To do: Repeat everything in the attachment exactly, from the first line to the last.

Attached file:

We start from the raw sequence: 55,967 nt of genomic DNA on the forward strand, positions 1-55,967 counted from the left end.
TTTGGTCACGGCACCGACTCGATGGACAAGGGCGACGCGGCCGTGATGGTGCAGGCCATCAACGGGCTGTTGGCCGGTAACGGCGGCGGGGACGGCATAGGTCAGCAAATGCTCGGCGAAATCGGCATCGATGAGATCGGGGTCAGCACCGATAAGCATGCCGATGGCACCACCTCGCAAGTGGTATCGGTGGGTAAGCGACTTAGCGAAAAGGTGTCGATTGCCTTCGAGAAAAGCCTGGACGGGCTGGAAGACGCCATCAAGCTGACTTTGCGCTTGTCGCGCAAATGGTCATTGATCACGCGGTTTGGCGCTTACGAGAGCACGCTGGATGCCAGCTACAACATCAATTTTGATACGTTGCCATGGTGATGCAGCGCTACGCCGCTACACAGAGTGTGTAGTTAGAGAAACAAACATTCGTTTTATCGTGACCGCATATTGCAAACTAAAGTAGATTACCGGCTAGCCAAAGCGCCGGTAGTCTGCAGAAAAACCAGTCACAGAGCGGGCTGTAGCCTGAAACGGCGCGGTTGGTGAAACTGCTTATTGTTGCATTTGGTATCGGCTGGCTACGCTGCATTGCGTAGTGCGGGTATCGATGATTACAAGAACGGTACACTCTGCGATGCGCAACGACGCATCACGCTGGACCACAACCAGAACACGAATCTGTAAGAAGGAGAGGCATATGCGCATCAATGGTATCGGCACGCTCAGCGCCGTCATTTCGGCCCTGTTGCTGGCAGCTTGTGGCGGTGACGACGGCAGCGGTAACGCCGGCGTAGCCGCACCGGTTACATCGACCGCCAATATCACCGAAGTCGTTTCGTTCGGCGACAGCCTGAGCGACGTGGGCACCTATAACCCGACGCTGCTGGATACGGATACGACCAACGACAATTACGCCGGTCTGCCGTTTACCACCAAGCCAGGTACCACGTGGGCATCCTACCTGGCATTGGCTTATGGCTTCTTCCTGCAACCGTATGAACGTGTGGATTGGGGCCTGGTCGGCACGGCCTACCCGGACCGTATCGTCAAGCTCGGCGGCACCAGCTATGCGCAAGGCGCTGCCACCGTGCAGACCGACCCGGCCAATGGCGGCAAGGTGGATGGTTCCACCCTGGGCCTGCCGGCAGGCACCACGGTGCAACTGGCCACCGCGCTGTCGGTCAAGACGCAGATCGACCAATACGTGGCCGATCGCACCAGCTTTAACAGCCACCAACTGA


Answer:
We start from the raw sequence: 55,967 nt of genomic DNA on the forward strand, positions 1-55,967 counted from the left end.
TTTGGTCACGGCACCGACTCGATGGACAAGGGCGACGCGGCCGTGATGGTGCAGGCCATCAACGGGCTGTTGGCCGGTAACGGCGGCGGGGACGGCATAGGTCAGCAAATGCTCGGCGAAATCGGCATCGATGAGATCGGGGTCAGCACCGATAAGCATGCCGATGGCACCACCTCGCAAGTGGTATCGGTGGGTAAGCGACTTAGCGAAAAGGTGTCGATTGCCTTCGAGAAAAGCCTGGACGGGCTGGAAGACGCCATCAAGCTGACTTTGCGCTTGTCGCGCAAATGGTCATTGATCACGCGGTTTGGCGCTTACGAGAGCACGCTGGATGCCAGCTACAACATCAATTTTGATACGTTGCCATGGTGATGCAGCGCTACGCCGCTACACAGAGTGTGTAGTTAGAGAAACAAACATTCGTTTTATCGTGACCGCATATTGCAAACTAAAGTAGATTACCGGCTAGCCAAAGCGCCGGTAGTCTGCAGAAAAACCAGTCACAGAGCGGGCTGTAGCCTGAAACGGCGCGGTTGGTGAAACTGCTTATTGTTGCATTTGGTATCGGCTGGCTACGCTGCATTGCGTAGTGCGGGTATCGATGATTACAAGAACGGTACACTCTGCGATGCGCAACGACGCATCACGCTGGACCACAACCAGAACACGAATCTGTAAGAAGGAGAGGCATATGCGCATCAATGGTATCGGCACGCTCAGCGCCGTCATTTCGGCCCTGTTGCTGGCAGCTTGTGGCGGTGACGACGGCAGCGGTAACGCCGGCGTAGCCGCACCGGTTACATCGACCGCCAATATCACCGAAGTCGTTTCGTTCGGCGACAGCCTGAGCGACGTGGGCACCTATAACCCGACGCTGCTGGATACGGATACGACCAACGACAATTACGCCGGTCTGCCGTTTACCACCAAGCCAGGTACCACGTGGGCATCCTACCTGGCATTGGCTTATGGCTTCTTCCTGCAACCGTATGAACGTGTGGATTGGGGCCTGGTCGGCACGGCCTACCCGGACCGTATCGTCAAGCTCGGCGGCACCAGCTATGCGCAAGGCGCTGCCACCGTGCAGACCGACCCGGCCAATGGCGGCAAGGTGGATGGTTCCACCCTGGGCCTGCCGGCAGGCACCACGGTGCAACTGGCCACCGCGCTGTCGGTCAAGACGCAGATCGACCAATACGTGGCCGATCGCACCAGCTTTAACAGCCACCAACTGA